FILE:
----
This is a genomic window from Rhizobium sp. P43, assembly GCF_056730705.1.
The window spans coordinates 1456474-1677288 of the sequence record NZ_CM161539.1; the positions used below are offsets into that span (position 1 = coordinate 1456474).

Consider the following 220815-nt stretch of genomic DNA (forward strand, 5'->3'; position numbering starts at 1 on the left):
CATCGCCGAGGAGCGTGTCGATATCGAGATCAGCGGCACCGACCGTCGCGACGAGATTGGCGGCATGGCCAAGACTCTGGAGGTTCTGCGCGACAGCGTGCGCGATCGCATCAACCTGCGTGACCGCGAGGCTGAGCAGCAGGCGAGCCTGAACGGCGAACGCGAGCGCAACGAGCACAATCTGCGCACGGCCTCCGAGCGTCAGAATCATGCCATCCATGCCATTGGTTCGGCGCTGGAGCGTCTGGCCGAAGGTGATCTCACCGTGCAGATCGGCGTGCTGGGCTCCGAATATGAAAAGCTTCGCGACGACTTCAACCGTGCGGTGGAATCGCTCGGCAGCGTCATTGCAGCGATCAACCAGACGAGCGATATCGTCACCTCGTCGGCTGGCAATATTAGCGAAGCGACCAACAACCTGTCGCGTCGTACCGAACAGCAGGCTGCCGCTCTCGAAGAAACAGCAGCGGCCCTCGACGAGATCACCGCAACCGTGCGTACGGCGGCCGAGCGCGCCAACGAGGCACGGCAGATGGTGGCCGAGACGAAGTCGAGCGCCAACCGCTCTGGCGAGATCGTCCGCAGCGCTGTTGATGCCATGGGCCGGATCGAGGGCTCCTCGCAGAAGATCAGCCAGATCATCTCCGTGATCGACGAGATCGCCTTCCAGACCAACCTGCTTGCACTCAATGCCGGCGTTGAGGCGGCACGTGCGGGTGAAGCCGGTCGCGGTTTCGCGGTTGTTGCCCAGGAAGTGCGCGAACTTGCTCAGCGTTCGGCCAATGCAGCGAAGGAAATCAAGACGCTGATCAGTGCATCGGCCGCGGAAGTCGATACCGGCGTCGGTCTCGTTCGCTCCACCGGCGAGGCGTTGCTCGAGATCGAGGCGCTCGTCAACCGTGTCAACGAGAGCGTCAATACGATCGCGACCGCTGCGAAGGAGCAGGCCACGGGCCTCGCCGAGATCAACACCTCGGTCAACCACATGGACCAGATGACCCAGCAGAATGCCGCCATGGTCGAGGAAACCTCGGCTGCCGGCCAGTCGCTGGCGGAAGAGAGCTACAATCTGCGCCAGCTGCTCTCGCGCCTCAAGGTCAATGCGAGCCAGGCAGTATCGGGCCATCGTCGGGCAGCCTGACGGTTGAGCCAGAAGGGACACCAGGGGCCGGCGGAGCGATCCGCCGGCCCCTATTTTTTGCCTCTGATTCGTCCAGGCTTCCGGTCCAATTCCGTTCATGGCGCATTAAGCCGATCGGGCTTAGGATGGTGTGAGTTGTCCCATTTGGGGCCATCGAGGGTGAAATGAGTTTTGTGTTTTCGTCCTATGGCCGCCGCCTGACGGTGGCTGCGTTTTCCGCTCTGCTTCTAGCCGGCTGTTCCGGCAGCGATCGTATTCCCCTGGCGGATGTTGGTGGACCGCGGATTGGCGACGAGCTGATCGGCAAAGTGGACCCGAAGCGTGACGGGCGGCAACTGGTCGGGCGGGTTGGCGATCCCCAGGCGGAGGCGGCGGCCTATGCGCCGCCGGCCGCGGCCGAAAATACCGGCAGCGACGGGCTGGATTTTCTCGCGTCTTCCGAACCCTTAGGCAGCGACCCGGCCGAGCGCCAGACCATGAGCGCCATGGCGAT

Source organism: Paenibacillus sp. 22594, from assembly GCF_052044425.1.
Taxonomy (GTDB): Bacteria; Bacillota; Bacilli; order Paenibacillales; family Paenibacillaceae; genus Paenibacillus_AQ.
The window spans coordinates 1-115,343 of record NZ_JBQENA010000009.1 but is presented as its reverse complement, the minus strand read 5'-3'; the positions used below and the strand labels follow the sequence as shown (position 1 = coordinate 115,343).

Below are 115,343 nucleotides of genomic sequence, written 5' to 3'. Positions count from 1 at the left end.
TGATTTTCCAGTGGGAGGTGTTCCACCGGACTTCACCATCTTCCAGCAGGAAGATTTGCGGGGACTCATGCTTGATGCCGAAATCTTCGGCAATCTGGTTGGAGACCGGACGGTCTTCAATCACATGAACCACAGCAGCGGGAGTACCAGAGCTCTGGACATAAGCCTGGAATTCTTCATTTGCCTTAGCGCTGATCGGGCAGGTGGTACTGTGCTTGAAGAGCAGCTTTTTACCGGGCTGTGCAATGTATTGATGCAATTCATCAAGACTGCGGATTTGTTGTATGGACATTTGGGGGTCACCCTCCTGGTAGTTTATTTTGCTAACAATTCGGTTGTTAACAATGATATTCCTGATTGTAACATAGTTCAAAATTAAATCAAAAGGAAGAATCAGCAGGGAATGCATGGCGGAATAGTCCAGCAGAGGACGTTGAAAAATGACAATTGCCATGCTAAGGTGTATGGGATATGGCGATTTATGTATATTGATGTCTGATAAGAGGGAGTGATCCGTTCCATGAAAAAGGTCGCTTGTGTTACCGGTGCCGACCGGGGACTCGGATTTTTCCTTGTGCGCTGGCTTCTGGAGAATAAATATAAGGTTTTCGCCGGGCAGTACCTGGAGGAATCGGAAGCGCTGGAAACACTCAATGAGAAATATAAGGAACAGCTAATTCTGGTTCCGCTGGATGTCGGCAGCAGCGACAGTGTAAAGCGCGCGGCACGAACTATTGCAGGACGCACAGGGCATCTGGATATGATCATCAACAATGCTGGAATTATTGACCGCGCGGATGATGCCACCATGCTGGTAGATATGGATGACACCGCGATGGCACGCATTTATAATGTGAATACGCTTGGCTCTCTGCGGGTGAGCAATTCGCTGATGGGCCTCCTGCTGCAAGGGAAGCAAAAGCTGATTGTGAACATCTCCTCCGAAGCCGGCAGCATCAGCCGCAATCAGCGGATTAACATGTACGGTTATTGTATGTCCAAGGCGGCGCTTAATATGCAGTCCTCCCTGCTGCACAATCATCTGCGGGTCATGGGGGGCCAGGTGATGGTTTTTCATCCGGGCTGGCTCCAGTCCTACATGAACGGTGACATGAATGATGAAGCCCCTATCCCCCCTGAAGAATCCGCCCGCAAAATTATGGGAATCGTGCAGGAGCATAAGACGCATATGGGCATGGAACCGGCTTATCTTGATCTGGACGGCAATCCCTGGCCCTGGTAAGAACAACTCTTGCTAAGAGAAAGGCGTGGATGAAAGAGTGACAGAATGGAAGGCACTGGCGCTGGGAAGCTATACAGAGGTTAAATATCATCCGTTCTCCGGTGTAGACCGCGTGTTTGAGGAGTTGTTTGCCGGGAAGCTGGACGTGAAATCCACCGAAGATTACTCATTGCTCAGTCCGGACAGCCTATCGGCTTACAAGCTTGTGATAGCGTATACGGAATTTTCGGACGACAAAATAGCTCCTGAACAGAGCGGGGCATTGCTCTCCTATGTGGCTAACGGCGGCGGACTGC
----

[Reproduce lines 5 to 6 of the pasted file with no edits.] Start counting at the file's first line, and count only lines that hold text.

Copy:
Source organism: Paenibacillus sp. 22594, from assembly GCF_052044425.1.
Taxonomy (GTDB): Bacteria; Bacillota; Bacilli; order Paenibacillales; family Paenibacillaceae; genus Paenibacillus_AQ.